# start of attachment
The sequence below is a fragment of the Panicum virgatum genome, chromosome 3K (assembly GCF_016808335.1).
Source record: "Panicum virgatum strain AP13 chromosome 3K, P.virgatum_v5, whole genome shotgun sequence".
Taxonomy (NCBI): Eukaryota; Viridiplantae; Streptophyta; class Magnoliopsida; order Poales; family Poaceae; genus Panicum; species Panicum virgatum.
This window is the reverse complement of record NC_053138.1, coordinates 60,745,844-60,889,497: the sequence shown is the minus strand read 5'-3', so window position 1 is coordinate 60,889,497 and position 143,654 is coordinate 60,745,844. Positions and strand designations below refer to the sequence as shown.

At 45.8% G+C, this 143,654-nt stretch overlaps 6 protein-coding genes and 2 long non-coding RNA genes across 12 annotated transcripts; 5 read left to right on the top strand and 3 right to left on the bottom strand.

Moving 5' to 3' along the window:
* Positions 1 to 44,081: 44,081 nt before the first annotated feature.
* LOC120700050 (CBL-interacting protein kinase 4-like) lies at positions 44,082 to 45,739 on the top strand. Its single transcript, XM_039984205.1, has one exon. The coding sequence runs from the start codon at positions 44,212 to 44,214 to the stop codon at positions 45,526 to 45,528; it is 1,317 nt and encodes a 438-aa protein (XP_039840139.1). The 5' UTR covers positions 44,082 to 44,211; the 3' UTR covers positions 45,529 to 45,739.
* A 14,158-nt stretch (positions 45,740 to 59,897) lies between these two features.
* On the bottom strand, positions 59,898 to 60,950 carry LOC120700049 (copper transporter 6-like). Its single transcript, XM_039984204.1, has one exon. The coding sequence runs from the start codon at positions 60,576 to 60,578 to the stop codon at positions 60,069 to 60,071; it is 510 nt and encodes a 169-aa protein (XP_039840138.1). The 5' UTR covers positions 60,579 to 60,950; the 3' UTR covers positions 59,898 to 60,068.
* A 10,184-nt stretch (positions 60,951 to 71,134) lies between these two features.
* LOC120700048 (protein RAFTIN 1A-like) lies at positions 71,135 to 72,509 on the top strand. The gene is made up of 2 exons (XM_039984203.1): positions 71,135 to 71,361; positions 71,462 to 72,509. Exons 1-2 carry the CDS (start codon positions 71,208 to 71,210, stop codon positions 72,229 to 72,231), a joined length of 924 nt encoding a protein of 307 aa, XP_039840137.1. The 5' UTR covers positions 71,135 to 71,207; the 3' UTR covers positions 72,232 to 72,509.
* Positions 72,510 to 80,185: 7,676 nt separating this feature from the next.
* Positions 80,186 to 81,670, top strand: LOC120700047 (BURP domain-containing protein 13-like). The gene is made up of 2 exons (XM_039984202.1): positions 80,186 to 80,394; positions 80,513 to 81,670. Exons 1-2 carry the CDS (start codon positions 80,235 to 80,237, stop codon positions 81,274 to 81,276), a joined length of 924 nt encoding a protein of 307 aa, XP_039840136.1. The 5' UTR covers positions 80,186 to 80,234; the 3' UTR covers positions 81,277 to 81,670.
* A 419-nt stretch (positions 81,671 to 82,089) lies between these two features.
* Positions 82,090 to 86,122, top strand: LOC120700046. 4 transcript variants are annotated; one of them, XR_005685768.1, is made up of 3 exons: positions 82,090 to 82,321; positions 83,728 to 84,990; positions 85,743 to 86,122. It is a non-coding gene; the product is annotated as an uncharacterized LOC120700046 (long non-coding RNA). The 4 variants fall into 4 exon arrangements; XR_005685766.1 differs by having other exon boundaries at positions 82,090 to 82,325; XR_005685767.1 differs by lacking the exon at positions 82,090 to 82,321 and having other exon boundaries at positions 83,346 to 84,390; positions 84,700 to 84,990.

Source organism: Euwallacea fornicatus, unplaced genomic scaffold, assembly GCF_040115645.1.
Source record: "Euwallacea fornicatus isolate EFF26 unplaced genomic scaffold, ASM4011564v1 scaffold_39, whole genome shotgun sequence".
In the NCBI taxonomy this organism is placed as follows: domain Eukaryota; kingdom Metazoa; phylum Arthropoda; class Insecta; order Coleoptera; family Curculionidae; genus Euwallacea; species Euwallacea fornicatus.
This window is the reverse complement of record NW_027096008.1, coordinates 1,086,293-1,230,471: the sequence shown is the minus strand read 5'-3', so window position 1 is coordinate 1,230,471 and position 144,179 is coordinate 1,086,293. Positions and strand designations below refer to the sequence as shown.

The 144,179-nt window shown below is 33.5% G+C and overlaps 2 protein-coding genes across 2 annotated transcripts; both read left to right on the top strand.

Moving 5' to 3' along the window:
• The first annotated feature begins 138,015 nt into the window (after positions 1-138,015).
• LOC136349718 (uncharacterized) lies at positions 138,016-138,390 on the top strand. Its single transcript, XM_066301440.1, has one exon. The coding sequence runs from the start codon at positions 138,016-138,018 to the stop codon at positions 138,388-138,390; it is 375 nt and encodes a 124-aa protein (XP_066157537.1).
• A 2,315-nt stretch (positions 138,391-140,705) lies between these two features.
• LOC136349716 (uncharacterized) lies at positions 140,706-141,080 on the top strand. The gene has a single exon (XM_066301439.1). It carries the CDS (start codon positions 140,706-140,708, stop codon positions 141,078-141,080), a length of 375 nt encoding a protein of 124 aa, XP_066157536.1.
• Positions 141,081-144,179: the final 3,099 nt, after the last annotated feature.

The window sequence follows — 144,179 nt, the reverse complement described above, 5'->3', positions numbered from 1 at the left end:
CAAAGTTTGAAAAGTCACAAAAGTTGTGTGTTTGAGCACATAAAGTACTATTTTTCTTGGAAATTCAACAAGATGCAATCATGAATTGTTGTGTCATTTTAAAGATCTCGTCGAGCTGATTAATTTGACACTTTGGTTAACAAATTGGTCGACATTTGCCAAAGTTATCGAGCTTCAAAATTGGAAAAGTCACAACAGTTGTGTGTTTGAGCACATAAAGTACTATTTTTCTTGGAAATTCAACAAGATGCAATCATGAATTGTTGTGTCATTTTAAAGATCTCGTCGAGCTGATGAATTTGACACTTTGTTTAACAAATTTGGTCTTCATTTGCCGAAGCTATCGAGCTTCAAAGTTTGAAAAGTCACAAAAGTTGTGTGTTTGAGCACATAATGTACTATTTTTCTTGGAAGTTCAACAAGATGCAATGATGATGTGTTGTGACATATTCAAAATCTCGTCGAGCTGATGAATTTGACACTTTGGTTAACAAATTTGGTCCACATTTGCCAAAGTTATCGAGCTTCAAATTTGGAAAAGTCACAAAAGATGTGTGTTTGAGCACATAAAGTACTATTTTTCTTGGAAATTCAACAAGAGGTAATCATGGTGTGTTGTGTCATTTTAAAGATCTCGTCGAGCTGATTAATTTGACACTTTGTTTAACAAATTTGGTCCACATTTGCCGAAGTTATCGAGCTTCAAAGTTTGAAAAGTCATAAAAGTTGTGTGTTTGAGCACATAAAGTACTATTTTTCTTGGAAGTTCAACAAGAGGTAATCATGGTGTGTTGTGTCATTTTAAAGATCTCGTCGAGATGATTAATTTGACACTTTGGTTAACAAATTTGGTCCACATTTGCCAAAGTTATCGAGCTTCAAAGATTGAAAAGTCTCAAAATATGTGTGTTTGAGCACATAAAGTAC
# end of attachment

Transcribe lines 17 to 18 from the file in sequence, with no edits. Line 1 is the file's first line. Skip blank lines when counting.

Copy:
Source organism: Euwallacea fornicatus, unplaced genomic scaffold, assembly GCF_040115645.1.
Source record: "Euwallacea fornicatus isolate EFF26 unplaced genomic scaffold, ASM4011564v1 scaffold_39, whole genome shotgun sequence".